Another important dimension is the financial account given that capital flows have a huge bearing on currency valuations. For instance, the Financial Times admitted in a recent editorial that estimates of undervaluation vary massively in part because of movements on the capital account. If freed, these could lead to a flood of capital outflows that might temporarily push the renminbi down instead of up.8 These concerns are particularly pertinent given the huge resurgence of carry trading in East Asia since autumn 2009, which dwarfs China’s surpluses and reserves many times over.
However, the TNC dimensions of such financial dynamics are rarely explored. For example, TNC transfer pricing practices, which are used for intra-firm transfers within the TNC networks that dominate China’s trade, are also often used for avoiding taxes or capital controls.9 Hence, much of the trade account might actually represent capital movements. More generally, Chinese surpluses (and US deficits) could, in fact, represent the increased profitability of US companies operating in the global market.10 As a result, the real significance of the trade data must be examined with much caution. False evaluations on the basis of such trade data can ironically serve to justify attempts to further subordinate China within these TNC networks. Indeed, Tim Geithner suggested that recent US conciliation towards China is related to Beijing’s relaxation of some of the restrictions facing TNCs, such as ‘indigenous innovation’ rules introduced in 2009, which US corporations claimed would exclude them from public procurement contracts.11 In other words, the currency confrontation might well be a bargaining chip for other strategic issues.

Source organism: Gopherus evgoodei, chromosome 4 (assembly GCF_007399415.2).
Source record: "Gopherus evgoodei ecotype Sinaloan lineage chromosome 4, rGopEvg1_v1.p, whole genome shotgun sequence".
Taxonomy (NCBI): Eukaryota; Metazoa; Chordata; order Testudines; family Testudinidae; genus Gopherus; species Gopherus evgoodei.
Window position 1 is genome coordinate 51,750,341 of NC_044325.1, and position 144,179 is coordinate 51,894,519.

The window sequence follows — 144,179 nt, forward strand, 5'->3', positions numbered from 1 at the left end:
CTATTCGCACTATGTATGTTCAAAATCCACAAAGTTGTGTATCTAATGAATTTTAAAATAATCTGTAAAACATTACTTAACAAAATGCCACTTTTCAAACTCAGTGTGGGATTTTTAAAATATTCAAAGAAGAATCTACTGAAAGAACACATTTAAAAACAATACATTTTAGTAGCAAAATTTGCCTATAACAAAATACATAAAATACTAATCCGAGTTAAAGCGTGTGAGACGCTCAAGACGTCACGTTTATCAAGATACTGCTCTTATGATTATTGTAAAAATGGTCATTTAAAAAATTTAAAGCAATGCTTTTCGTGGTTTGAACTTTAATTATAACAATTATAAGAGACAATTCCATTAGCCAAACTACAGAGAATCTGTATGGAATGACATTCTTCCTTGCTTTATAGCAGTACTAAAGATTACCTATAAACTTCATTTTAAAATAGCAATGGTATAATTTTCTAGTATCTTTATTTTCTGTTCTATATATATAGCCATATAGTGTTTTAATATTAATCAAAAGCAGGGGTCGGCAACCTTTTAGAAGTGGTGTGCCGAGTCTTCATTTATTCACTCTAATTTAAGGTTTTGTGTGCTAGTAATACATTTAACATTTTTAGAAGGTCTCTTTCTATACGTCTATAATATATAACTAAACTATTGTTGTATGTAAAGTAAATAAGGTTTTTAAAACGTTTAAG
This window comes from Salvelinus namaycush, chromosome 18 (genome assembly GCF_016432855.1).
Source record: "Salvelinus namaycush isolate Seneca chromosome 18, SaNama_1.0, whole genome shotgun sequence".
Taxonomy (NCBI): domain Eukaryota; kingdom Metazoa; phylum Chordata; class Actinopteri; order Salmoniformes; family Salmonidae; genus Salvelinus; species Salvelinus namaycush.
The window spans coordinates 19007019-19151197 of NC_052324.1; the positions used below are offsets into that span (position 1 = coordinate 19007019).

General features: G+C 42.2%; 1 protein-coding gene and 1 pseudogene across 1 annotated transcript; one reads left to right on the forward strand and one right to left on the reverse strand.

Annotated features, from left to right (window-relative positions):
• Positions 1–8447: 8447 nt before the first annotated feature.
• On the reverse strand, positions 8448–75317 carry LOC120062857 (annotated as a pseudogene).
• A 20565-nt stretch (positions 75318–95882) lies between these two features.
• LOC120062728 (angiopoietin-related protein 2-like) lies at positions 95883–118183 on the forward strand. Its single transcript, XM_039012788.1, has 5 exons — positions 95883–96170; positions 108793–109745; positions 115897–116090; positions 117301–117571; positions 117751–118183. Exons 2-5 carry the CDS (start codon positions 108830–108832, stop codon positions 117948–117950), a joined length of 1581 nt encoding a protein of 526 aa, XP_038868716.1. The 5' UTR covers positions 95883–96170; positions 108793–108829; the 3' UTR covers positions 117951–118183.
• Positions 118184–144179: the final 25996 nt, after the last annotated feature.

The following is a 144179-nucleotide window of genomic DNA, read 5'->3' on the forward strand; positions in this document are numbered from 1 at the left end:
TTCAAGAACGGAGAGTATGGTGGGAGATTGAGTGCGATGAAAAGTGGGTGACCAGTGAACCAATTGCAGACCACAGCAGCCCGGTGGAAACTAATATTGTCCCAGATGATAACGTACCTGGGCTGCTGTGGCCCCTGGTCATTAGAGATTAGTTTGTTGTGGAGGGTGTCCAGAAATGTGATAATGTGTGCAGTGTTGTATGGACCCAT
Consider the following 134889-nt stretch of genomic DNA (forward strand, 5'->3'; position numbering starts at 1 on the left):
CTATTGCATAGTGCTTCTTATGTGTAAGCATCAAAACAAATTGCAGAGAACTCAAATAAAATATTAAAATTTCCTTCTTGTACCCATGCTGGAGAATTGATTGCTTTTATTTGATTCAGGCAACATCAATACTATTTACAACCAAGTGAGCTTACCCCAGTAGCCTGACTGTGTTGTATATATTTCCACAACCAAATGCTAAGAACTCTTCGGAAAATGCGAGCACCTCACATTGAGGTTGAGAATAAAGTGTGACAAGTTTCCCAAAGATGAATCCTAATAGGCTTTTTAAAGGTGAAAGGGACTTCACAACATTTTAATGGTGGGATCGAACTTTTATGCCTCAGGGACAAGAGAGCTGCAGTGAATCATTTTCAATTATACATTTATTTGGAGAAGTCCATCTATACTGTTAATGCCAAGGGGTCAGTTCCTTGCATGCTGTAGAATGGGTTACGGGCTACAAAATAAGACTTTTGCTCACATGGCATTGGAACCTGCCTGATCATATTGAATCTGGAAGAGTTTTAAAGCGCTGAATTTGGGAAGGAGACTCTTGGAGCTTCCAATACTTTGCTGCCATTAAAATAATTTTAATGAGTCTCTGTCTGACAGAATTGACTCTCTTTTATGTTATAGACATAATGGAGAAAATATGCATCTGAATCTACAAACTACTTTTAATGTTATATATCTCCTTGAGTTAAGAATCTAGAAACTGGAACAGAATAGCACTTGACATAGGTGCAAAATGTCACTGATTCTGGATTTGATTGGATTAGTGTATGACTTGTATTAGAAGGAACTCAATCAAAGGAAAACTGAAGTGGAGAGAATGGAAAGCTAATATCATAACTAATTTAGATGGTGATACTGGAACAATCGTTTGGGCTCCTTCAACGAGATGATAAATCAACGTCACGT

The disjuncture between currency appreciation and rising trade surpluses is also partly explained by rising productivity, which compensates for currency appreciation by lowering unit-labour costs. While China’s success in this respect has caused it to be blamed for its overenthusiastic interventionist industrial policies, it is also important to ask; how was the consumption of its surpluses guaranteed?